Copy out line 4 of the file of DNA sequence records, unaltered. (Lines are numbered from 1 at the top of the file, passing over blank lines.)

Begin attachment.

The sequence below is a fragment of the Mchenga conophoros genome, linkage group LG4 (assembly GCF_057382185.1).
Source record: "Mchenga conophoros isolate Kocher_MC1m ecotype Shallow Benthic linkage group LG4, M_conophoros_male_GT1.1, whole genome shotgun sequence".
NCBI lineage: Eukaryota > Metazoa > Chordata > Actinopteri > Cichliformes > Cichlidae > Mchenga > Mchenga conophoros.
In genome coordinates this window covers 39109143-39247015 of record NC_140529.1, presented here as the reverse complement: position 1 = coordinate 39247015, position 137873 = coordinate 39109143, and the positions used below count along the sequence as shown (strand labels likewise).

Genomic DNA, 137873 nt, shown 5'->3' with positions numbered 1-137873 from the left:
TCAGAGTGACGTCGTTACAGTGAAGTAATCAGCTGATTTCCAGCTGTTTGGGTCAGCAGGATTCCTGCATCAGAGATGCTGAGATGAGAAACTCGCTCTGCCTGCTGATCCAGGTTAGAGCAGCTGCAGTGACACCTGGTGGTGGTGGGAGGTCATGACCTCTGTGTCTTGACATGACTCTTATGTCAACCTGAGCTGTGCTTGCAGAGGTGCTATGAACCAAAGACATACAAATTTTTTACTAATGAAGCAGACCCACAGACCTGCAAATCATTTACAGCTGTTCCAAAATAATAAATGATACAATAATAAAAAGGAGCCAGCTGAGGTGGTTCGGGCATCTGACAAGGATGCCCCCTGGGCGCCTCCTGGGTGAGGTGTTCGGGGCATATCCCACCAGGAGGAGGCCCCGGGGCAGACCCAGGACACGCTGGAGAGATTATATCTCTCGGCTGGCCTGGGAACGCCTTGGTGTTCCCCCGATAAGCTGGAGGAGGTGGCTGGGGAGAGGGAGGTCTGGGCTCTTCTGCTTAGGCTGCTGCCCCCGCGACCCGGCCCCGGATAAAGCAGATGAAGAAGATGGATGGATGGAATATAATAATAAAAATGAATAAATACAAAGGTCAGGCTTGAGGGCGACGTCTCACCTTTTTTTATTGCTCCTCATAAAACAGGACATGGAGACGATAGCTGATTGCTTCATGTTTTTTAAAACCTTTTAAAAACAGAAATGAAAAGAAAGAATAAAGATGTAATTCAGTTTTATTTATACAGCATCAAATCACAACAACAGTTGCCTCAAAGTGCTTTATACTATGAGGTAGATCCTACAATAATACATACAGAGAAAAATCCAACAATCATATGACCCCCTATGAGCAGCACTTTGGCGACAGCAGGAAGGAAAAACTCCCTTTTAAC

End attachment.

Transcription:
In genome coordinates this window covers 39109143-39247015 of record NC_140529.1, presented here as the reverse complement: position 1 = coordinate 39247015, position 137873 = coordinate 39109143, and the positions used below count along the sequence as shown (strand labels likewise).